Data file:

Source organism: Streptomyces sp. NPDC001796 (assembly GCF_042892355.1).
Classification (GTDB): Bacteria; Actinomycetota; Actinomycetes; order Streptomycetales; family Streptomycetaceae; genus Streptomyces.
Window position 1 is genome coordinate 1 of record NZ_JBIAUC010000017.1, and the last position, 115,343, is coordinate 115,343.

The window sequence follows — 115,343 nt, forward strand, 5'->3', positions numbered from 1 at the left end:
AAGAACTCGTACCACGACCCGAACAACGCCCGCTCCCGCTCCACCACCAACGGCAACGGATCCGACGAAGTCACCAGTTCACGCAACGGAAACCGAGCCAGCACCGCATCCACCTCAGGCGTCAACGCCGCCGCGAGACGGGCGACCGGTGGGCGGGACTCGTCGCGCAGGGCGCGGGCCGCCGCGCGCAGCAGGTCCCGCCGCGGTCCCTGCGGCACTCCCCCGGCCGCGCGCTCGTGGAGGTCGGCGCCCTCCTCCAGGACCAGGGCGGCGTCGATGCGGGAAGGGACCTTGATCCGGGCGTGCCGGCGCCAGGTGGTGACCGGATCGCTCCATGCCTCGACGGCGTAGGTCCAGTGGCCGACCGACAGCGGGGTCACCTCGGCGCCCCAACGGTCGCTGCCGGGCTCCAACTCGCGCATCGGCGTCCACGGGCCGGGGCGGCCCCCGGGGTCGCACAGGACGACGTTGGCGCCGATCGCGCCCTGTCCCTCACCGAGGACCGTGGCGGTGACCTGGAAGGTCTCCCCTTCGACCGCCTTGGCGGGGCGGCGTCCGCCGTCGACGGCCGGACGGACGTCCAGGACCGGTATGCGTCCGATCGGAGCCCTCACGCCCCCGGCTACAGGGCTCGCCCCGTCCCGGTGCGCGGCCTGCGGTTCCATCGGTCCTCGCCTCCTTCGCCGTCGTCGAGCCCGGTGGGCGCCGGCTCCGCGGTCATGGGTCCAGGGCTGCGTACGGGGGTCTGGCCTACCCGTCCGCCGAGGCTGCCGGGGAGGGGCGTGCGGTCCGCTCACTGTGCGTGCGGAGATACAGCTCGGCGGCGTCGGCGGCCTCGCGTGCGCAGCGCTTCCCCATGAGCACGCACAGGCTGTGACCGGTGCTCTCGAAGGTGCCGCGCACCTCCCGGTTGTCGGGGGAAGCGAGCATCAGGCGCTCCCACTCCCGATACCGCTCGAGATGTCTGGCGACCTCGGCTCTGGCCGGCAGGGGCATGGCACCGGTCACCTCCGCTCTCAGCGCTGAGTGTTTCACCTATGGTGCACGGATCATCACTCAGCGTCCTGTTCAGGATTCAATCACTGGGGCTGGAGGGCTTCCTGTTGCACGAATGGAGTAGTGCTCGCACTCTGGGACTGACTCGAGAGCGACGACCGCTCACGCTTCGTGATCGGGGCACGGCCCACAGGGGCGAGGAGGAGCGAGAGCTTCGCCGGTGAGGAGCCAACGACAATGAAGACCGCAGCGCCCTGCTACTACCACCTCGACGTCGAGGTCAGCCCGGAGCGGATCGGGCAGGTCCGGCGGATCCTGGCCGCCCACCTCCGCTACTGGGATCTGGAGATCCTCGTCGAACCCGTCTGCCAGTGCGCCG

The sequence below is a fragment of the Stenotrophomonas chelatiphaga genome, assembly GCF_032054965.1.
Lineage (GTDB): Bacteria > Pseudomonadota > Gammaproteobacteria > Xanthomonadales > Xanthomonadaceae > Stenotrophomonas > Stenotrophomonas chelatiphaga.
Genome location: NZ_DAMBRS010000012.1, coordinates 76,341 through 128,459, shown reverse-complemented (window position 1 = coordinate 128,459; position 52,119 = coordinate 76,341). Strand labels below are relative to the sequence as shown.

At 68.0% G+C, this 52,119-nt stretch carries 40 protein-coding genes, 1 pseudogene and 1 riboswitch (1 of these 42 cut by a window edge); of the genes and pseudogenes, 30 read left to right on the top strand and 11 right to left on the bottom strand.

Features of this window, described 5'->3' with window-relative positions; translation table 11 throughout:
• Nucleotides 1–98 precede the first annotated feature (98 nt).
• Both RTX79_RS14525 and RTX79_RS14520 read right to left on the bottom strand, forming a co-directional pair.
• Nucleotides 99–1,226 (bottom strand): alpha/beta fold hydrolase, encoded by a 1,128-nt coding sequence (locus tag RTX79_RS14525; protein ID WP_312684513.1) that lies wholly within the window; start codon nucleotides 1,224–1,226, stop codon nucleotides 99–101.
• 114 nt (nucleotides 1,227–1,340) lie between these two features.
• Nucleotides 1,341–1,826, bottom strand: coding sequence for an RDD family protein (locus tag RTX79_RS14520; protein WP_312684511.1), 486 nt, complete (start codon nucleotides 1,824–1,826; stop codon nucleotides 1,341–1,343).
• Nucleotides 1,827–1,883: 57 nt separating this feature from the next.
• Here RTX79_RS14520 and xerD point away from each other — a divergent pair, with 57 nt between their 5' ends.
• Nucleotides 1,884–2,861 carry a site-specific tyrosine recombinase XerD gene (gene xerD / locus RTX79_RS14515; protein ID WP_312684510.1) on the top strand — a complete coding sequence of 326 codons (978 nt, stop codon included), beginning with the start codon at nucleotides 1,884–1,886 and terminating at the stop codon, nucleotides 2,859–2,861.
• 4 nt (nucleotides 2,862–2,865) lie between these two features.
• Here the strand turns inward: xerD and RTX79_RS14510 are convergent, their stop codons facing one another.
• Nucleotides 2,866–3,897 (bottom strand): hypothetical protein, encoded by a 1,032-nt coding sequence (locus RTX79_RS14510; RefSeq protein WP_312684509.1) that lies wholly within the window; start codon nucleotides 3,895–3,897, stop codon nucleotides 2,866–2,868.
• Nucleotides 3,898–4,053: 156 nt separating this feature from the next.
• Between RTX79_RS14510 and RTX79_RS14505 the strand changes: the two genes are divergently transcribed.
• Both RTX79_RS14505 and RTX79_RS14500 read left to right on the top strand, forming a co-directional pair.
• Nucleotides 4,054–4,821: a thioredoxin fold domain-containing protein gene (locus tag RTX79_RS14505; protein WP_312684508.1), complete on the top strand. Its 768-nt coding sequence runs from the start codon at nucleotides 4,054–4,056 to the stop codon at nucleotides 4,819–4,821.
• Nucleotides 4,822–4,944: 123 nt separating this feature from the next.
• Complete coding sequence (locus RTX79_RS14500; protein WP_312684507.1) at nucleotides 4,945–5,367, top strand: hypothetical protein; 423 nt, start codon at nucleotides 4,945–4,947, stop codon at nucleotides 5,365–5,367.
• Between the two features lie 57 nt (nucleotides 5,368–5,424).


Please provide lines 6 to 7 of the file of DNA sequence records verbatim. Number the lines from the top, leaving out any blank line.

The sequence below is a fragment of the Stenotrophomonas chelatiphaga genome, assembly GCF_032054965.1.
Lineage (GTDB): Bacteria > Pseudomonadota > Gammaproteobacteria > Xanthomonadales > Xanthomonadaceae > Stenotrophomonas > Stenotrophomonas chelatiphaga.